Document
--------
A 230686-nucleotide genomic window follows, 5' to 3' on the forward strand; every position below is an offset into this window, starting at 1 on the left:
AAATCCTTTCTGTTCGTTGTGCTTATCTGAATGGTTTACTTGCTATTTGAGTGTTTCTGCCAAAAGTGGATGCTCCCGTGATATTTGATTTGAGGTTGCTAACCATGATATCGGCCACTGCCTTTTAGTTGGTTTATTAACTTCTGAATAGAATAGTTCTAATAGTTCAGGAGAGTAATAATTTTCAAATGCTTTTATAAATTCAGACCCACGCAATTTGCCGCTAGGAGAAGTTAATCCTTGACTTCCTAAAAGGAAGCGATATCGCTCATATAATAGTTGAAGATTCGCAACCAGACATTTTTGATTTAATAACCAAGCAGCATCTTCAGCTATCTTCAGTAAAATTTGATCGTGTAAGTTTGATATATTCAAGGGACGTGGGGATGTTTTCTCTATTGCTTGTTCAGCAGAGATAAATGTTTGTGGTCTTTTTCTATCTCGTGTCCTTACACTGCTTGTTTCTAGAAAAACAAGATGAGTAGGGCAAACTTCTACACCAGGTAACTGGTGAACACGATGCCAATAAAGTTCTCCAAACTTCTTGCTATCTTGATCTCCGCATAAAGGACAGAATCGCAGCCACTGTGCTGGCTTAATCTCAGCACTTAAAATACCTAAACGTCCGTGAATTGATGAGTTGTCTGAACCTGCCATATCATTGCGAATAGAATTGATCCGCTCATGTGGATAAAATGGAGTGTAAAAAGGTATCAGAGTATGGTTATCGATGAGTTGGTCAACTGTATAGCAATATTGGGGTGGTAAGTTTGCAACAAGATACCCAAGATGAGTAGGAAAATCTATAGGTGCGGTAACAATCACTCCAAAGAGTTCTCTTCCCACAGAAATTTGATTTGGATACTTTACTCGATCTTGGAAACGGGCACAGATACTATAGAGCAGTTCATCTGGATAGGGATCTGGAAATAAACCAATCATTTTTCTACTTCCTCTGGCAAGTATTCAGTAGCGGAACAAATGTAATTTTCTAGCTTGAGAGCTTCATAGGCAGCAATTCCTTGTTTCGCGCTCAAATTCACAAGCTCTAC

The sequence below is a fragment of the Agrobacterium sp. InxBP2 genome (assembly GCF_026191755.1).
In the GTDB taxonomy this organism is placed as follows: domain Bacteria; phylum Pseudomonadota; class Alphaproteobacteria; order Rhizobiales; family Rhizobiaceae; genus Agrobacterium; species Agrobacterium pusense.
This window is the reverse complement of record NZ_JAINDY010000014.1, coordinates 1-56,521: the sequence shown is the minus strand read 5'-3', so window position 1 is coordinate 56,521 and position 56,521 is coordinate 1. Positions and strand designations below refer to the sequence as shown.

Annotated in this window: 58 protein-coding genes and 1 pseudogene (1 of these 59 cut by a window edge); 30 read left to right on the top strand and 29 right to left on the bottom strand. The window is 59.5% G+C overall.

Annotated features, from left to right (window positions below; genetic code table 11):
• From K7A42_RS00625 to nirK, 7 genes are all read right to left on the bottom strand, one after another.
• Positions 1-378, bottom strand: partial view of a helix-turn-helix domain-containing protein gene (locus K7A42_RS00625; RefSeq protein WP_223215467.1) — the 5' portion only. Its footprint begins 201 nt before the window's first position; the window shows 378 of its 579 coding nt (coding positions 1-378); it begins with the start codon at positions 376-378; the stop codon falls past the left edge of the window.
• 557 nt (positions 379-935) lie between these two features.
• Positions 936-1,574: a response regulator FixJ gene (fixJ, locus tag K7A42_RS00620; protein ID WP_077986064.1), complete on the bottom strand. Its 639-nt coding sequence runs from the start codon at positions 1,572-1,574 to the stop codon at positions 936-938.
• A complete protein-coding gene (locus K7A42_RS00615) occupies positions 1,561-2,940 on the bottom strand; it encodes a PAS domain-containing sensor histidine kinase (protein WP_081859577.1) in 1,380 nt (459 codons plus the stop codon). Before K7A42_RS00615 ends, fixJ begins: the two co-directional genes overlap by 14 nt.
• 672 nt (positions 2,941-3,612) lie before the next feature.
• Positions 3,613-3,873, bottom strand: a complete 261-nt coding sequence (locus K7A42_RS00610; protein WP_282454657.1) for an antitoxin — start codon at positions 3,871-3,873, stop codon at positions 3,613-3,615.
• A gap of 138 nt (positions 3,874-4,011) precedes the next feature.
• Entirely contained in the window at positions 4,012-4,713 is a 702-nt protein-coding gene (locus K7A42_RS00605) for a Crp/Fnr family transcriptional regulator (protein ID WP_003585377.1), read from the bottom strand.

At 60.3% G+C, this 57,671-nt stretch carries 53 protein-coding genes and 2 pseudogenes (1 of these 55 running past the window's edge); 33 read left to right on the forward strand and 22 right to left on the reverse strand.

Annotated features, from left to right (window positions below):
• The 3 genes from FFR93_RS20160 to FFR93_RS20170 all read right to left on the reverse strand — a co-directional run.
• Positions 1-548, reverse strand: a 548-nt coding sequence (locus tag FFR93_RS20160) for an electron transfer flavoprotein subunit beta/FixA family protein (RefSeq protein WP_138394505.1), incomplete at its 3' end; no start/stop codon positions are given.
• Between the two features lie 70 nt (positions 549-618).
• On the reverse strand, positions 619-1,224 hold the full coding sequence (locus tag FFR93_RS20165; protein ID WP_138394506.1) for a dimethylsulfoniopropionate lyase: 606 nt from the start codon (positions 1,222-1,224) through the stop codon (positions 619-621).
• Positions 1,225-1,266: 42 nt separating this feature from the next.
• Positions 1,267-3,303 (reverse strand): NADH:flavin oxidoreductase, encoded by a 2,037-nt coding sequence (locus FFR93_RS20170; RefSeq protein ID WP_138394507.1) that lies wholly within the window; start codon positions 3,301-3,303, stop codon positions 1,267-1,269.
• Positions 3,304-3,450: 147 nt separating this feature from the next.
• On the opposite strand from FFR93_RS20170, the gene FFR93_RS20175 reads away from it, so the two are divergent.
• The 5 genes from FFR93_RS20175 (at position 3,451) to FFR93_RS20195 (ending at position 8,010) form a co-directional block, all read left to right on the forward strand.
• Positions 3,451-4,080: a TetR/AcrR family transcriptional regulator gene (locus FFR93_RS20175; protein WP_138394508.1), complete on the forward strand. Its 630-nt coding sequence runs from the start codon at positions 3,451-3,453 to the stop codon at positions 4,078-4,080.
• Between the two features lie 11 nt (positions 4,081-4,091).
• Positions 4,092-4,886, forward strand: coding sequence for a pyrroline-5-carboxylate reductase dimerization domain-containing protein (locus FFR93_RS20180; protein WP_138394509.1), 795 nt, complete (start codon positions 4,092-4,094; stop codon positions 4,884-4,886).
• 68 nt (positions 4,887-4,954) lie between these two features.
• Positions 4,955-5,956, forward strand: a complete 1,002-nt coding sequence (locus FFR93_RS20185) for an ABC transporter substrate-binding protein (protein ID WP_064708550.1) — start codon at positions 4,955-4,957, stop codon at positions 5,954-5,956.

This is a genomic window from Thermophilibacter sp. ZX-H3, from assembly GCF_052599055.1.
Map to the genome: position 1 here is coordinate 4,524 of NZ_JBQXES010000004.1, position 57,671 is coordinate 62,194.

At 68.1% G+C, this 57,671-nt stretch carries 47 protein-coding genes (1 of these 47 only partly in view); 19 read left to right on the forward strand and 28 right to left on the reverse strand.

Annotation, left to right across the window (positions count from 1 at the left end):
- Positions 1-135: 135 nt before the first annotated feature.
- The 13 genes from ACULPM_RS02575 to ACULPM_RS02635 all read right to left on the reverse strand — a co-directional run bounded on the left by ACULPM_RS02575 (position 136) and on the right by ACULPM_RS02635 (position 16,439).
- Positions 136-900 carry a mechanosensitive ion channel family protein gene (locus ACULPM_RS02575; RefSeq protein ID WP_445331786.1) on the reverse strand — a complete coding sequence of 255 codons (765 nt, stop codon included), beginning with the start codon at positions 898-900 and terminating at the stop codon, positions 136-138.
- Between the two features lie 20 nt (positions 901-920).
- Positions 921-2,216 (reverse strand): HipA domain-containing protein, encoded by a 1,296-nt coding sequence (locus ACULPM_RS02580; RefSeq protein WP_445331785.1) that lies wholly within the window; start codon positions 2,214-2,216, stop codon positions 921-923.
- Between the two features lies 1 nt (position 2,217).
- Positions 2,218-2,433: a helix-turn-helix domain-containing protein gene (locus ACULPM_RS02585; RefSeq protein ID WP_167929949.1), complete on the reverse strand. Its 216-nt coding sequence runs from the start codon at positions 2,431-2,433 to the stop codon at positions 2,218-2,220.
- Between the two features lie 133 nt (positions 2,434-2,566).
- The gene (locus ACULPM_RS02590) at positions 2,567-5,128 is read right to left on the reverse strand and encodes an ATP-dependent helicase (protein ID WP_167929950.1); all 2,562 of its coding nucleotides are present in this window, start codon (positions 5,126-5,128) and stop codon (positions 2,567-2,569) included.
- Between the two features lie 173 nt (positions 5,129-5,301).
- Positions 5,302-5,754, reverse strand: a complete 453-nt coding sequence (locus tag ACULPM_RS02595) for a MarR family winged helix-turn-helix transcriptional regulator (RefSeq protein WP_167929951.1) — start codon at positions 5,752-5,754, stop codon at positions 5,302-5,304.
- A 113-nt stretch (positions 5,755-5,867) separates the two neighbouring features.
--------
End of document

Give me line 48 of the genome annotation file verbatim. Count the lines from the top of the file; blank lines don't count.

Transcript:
- A 113-nt stretch (positions 5,755-5,867) separates the two neighbouring features.